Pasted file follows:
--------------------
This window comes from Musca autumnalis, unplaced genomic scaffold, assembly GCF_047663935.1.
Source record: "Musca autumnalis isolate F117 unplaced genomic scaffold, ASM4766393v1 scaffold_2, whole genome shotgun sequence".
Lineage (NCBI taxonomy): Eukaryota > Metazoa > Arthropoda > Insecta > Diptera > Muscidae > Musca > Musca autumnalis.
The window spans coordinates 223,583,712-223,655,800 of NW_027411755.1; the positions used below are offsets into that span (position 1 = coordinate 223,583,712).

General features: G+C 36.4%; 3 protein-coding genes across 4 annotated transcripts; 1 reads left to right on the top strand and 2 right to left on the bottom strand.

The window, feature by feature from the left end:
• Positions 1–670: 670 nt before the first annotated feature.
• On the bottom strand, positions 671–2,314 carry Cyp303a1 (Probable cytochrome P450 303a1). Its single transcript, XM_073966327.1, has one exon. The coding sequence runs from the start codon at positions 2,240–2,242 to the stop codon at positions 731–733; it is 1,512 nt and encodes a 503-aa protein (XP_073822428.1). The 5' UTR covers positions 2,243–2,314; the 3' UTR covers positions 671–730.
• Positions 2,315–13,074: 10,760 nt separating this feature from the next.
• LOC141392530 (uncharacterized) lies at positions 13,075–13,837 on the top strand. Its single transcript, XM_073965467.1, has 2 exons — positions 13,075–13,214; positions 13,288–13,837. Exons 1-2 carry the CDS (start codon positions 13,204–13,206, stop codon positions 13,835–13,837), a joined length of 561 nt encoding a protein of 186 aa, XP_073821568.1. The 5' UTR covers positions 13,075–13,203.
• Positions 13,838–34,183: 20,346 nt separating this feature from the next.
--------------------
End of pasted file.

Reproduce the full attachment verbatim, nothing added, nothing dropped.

This window comes from Musca autumnalis, unplaced genomic scaffold, assembly GCF_047663935.1.
Source record: "Musca autumnalis isolate F117 unplaced genomic scaffold, ASM4766393v1 scaffold_2, whole genome shotgun sequence".
Lineage (NCBI taxonomy): Eukaryota > Metazoa > Arthropoda > Insecta > Diptera > Muscidae > Musca > Musca autumnalis.
The window spans coordinates 223,583,712-223,655,800 of NW_027411755.1; the positions used below are offsets into that span (position 1 = coordinate 223,583,712).

General features: G+C 36.4%; 3 protein-coding genes across 4 annotated transcripts; 1 reads left to right on the top strand and 2 right to left on the bottom strand.

The window, feature by feature from the left end:
• Positions 1–670: 670 nt before the first annotated feature.
• On the bottom strand, positions 671–2,314 carry Cyp303a1 (Probable cytochrome P450 303a1). Its single transcript, XM_073966327.1, has one exon. The coding sequence runs from the start codon at positions 2,240–2,242 to the stop codon at positions 731–733; it is 1,512 nt and encodes a 503-aa protein (XP_073822428.1). The 5' UTR covers positions 2,243–2,314; the 3' UTR covers positions 671–730.
• Positions 2,315–13,074: 10,760 nt separating this feature from the next.
• LOC141392530 (uncharacterized) lies at positions 13,075–13,837 on the top strand. Its single transcript, XM_073965467.1, has 2 exons — positions 13,075–13,214; positions 13,288–13,837. Exons 1-2 carry the CDS (start codon positions 13,204–13,206, stop codon positions 13,835–13,837), a joined length of 561 nt encoding a protein of 186 aa, XP_073821568.1. The 5' UTR covers positions 13,075–13,203.
• Positions 13,838–34,183: 20,346 nt separating this feature from the next.